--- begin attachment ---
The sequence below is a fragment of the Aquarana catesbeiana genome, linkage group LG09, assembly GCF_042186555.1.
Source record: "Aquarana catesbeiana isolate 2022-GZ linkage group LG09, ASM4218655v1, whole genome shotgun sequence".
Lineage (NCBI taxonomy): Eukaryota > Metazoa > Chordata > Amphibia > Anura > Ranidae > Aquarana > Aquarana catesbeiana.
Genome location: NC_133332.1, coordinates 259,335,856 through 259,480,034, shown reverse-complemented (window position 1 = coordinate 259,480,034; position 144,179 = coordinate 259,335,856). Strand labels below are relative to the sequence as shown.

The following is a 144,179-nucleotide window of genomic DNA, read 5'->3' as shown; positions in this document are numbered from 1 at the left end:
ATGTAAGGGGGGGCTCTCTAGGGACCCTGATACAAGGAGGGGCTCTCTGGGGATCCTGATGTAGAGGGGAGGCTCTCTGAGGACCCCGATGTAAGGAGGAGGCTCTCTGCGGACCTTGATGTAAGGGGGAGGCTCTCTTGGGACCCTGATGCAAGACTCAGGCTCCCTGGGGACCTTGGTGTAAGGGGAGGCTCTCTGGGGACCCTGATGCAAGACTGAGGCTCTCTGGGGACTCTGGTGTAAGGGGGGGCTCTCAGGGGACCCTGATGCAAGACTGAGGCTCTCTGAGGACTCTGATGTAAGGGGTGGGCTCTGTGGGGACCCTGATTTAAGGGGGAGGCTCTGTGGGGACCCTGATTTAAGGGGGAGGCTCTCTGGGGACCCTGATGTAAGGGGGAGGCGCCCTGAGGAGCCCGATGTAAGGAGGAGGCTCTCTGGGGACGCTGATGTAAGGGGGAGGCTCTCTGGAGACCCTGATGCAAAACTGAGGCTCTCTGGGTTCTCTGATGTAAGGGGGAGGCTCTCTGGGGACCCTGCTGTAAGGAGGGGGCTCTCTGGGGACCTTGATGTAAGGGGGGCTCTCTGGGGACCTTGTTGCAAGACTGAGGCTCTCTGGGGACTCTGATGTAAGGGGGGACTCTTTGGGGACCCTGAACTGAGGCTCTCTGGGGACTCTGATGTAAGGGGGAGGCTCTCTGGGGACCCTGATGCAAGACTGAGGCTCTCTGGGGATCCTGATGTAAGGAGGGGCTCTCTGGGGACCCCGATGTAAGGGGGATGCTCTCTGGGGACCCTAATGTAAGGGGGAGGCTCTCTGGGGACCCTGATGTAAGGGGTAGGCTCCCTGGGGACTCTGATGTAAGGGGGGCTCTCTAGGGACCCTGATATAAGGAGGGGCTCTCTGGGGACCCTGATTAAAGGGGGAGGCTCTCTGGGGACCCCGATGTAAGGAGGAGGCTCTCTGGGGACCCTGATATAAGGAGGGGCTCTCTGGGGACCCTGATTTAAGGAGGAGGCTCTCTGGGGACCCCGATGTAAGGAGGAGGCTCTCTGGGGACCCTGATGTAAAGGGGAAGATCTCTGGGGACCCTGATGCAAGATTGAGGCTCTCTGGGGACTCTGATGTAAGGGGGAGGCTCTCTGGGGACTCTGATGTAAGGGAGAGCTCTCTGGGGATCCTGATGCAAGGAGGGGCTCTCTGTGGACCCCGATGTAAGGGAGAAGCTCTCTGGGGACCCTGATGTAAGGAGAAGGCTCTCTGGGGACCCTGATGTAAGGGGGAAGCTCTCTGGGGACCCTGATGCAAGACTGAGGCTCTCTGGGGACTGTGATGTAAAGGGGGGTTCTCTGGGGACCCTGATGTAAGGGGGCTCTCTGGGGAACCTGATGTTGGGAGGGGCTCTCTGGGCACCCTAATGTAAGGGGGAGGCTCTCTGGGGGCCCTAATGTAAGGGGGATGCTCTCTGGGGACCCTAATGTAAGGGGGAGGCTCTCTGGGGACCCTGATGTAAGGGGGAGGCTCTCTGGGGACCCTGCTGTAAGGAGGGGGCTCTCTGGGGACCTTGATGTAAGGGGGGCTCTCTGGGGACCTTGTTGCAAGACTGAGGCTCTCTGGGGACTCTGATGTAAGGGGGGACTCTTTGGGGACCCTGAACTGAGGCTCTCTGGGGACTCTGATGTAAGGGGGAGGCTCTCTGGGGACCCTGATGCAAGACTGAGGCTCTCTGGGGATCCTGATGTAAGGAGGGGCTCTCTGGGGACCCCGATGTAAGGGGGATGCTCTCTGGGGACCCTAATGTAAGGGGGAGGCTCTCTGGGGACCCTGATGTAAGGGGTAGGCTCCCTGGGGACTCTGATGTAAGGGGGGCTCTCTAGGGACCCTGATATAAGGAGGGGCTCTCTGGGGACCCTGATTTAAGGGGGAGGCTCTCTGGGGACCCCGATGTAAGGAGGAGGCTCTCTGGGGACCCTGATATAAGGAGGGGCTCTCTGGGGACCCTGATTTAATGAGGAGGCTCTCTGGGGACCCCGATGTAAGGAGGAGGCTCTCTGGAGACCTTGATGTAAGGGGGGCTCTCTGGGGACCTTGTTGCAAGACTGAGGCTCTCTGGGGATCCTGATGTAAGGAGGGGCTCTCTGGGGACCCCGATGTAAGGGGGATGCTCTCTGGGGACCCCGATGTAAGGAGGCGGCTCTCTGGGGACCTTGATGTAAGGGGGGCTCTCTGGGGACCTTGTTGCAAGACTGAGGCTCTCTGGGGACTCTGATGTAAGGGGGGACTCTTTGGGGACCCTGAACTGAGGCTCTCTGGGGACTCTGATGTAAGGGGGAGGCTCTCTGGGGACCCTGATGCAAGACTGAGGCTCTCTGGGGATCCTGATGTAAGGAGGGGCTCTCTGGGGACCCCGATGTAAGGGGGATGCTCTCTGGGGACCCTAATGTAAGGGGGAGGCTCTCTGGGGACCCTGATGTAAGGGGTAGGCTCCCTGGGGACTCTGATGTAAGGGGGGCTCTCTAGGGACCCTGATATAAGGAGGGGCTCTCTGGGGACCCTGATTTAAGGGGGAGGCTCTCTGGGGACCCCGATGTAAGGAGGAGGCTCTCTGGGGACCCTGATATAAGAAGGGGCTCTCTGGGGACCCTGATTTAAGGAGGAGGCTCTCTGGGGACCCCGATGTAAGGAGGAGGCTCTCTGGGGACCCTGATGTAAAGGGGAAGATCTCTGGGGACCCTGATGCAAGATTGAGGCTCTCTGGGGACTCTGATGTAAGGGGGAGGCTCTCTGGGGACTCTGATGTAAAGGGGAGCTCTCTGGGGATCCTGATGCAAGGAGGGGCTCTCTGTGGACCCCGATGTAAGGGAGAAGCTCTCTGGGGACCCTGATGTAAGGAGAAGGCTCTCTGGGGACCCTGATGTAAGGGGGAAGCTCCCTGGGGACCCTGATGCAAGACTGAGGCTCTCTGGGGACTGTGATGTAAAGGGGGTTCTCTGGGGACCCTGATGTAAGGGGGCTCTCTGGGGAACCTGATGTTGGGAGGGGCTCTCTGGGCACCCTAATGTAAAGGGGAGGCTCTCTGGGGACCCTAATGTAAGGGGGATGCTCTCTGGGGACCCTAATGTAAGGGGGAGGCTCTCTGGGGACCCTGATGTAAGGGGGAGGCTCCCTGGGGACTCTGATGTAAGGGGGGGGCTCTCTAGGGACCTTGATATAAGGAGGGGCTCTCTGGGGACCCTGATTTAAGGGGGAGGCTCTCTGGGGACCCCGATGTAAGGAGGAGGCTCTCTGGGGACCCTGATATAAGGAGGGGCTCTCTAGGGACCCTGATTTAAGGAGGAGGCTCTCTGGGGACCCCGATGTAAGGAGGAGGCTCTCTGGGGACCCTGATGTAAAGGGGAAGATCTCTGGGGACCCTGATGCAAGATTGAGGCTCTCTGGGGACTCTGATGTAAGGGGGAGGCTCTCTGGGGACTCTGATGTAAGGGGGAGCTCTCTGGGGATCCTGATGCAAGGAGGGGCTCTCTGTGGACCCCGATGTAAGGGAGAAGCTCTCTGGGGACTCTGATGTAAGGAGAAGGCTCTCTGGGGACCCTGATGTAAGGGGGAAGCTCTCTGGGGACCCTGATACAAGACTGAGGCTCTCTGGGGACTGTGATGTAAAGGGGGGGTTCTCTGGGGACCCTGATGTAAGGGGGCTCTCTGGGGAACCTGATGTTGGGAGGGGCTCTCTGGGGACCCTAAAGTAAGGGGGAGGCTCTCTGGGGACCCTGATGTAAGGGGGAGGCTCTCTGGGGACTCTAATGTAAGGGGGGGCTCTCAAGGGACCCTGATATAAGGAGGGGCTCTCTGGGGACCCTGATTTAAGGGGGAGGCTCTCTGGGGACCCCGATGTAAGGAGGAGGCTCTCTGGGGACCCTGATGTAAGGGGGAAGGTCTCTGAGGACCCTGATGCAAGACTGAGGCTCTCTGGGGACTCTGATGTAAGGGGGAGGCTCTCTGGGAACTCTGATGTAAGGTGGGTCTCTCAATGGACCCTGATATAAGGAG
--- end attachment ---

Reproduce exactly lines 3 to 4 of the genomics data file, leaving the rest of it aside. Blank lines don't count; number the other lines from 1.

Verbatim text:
Lineage (NCBI taxonomy): Eukaryota > Metazoa > Chordata > Amphibia > Anura > Ranidae > Aquarana > Aquarana catesbeiana.
Genome location: NC_133332.1, coordinates 259,335,856 through 259,480,034, shown reverse-complemented (window position 1 = coordinate 259,480,034; position 144,179 = coordinate 259,335,856). Strand labels below are relative to the sequence as shown.